The Lonesome River Band is one of those bluegrass bands which has been going for a long time with a changing cast of members. Their new Rural Rhythm release features some excellent playing (something which almost goes without saying) and a varied selection of songs. Lead vocals are split between high tenor and mandolin player Andy Ball and the distinctive and emotionally expressive voice of guitarist Brandon Rickman. Both are accomplished singers, but my personal preference is for Brandon’s voice with its interesting textures and his sensitive phrasing. Banjoist and band leader Sammy Shelor and bass player Mike Anglin lend harmony vocals, and the non-singing Mike Hartgrove plays fiddle. The instrumental work is impeccable throughout, and showed off to best effect on the sparkling ‘Pretty Little Girl’, a traditional instrumental arranged by Sammy Shelor, which closes the set.
Brandon takes the lead on the excellent opening track ‘Record Time Machine’, one of two songs written by Marvin E Clark. The song recalls being inspired by a Chet Atkins record to a life of music,
That old RCA phonograph record time machine
It took me to the places that were only in my dreams…
I could somehow see the future as I listened to the past
Clark also wrote the wistful ‘Telling Me You Love Me Again’, in which the protagonist spends his time fantasizing about his ex’s return,
Somewhere over every rainbow
Just around every bend
You’re standing there with open arms
Telling me you love me again
There is an excellent cover (with the protagonist age adjusted) of Merle Haggard’s ‘Red Bandana’, a country hit in 1979 about a teenage sweetheart manfully trying to support her musician husband,
You look like you ought to be somebody’s wife somewhere
You ain’t never going to be no Bobbie McGee but you’re trying to…
Every time you leave the stage I know you’ve had your fill
And I wonder why you grew up and I never will
The slight but enjoyable up-tempo ‘Any Old Time’ (written by one-time Lyric Street artist Kevin Denney with Tom Botkin and Mike Rogers) has the strongest harmonies, and Brandon singing in the higher part of his range as he offers to wait for the girl he loves,
Any old time you get lonely
Brandon himself teamed up with Denney and Carson Chamberlain to write ‘As Wild As I Get’, a mature expression of growing up and settling down, a theme which was at the heart of his solo album (which I recommended last year). It’s often hard to make domestic happiness interesting in a song, but this seems to be a gift of Brandon’s, both as a singer and a writer, and this song has a real charm and is beautifully phrased. He also wrote the equally pleasing and sincerely delivered mid-tempo title track, about maturity, settling down and working at being the man his loved one deserves, with the humility to admit he still has something to learn.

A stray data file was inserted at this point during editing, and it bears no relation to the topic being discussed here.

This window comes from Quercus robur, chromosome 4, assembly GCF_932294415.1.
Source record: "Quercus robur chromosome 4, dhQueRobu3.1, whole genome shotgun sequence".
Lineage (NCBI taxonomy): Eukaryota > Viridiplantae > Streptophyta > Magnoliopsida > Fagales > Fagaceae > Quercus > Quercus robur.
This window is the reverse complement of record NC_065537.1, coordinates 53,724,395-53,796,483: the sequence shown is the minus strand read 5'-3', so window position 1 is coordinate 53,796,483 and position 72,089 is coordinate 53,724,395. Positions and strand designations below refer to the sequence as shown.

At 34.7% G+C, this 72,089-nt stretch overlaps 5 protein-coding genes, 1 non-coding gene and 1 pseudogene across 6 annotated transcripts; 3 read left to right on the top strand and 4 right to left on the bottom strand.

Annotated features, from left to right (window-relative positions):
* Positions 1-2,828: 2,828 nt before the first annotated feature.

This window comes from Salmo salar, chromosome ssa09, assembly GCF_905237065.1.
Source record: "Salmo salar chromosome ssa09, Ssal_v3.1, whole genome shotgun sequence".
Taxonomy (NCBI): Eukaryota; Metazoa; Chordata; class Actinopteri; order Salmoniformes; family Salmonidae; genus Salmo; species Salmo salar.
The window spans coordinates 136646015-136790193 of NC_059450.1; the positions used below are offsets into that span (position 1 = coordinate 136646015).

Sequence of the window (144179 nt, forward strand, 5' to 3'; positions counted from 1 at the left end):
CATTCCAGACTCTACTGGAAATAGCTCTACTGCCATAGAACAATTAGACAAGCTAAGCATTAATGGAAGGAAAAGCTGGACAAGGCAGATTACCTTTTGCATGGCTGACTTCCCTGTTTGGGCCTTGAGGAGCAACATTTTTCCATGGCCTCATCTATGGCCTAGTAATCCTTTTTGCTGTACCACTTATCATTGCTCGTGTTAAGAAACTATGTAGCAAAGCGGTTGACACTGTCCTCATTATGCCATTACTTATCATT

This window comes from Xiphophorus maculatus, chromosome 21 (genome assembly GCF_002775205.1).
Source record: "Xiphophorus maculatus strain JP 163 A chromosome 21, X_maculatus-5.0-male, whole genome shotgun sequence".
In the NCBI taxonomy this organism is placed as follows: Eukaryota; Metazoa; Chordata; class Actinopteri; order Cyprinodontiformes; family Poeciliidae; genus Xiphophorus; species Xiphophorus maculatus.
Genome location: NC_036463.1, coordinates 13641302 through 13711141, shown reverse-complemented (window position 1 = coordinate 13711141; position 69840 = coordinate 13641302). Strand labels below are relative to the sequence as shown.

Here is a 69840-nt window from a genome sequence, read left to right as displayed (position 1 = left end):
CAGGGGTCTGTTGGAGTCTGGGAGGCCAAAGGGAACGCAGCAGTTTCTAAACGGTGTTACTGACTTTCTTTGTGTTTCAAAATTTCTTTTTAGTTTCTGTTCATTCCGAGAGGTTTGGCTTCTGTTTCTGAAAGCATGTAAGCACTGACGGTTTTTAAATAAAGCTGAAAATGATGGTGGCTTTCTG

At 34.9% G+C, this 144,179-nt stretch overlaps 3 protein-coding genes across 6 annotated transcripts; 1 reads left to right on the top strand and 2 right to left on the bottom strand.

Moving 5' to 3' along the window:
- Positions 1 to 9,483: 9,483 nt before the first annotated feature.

Brandon also co-wrote (with Jerry Salley and Jimmy Metts ) one of the tracks on which Andy takes the lead, namely the Bible-based ‘Forty Days In The Desert’, which has particularly dense harmonies.
Andy is the quintessential high lonesome bluegrass tenor with a pleasingly smooth tone. Particularly traditional sounding is ‘Jack Up The Jail’, the cheerful confession of a moonshiner on his way to jail in Harlan, which sounds authentically like something from the 50s, although it is a new song, written by young bluegrass songwriter and musician Daniel Salyer. (As a coda, we learn his wife will be carrying on the business while he’s away.) A fine cover of Mel Tillis’s ‘Goodbye Wheeling’ has the rambling protagonist moving on from a broken heart.
My favorite of his tracks is ‘Don’t Cry Blue’, a cover of a 1970s folk song given the bluegrass treatment, as the narrator reassures his wife from the road, with a smooth soulful vocal, that he will be coming back to her:
Don’t cry, cry blue cause I’m coming home to you
Well I’ll walk with you this morning and I’ll sleep with you tonight
Don’t cry, cry blue
The highway’s just a two lane road connecting either way
Oh, I’ve seen enough of this end for awhile
But I’ve gotta go the distance til I know I’ve seen a change
I also liked ’I’ve Seen the Blues’ (written by Ashby Frank, yet another talented young bluegrass musician) and ‘High Lonesome’, a mid-tempo lament for a broken heart written by Terry McBride and Billy Burnette.
This record is well worth investigating if your tastes lean toward bluegrass.